If an adventure is what you seek, then buy a motorbike starting in either Hanoi or Ho Chi Minh City and drive to the other point. You will need almost a month to achieve this, and you will be taken off the beaten path to discover the true identity of the Vietnamese culture, it's truly and incredible experience. This is a very popular route made by many travelers, and they usually sell their motorbike at the end of the route to some other traveler ready to take on the challenge.

If you want a budget option for traveling there are buses connecting all cities.

Culture and Comunication in Vietnam

Vietnam has a unique culture. The people here are still conservative and fairly tolerant, so it’s always the best practice to follow the rules and avoid some simple behaviors: Nudity is forbidden in all places, including beaches and in religious sites avoid showing much of the skin. Passing around cigarettes (to men only) is always appreciated in negotiations, bargaining and so forth.

The main language is Vietnamese. You can learn some important expressions that may be useful, like “thank you” or “please”. In the major cities and touristic spots English should be enough. However, sometimes it can be difficult to communicate with the locals due to language barriers. Always be patient and try to gesticulate, and keep a friendly expression.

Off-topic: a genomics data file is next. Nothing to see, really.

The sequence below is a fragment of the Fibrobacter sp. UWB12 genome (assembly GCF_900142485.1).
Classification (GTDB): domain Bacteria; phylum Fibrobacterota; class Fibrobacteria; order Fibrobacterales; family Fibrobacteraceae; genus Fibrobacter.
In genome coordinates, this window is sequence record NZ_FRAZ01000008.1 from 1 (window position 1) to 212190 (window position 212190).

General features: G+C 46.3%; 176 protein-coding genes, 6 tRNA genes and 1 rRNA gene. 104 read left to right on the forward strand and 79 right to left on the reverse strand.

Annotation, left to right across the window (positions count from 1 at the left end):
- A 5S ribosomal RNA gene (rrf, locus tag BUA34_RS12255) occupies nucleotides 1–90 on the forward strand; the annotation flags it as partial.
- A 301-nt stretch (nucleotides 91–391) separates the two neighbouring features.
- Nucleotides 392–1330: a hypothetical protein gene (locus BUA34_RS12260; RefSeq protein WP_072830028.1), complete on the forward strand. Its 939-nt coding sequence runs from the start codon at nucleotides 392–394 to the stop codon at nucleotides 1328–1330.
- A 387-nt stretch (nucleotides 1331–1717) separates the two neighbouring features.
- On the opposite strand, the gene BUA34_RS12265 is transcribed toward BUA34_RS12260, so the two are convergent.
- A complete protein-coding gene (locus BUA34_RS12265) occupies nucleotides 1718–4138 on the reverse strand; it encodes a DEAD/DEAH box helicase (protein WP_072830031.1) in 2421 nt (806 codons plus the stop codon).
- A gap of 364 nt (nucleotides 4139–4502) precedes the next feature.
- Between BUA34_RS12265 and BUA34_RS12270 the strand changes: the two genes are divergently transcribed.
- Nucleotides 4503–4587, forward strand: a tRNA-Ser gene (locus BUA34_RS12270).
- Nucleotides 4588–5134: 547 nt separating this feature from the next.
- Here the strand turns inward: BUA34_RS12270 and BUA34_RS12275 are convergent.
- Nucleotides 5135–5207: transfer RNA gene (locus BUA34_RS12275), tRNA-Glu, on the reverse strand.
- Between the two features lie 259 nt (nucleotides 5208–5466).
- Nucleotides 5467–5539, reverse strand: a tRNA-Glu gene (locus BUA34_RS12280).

Officially, homosexuality is still viewed as a “social evil”, in conjunction with drugs and prostitution. Nevertheless, there is no law explicitly banning homosexual activity and, as long as it is not practiced explicitly, it is largely ignored.


Off The Beaten Path

Get out of the tourist track and visit some hidden places around Vietnam. On these spots you will find the true culture of the country and you can immerse yourself on amazing, beautiful locations yet unspoiled by tourists.
Ha Giang
Ha Giang

This Hidden Gem in Northern Vietnam is a wonderland for bike riders and nature lovers. Simply put, Ha Giang Loop is one of the most scenic rides in all of Southeast Asia, and you will drive between mountains and rivers, pass lush green landscapes of rice paddies and visit some of the most authentic tribes in Vietnam. Truly, one of the best experiences, not only in Vietnam, but in all of Asia.

Quy Nho'n
Quy Nho'n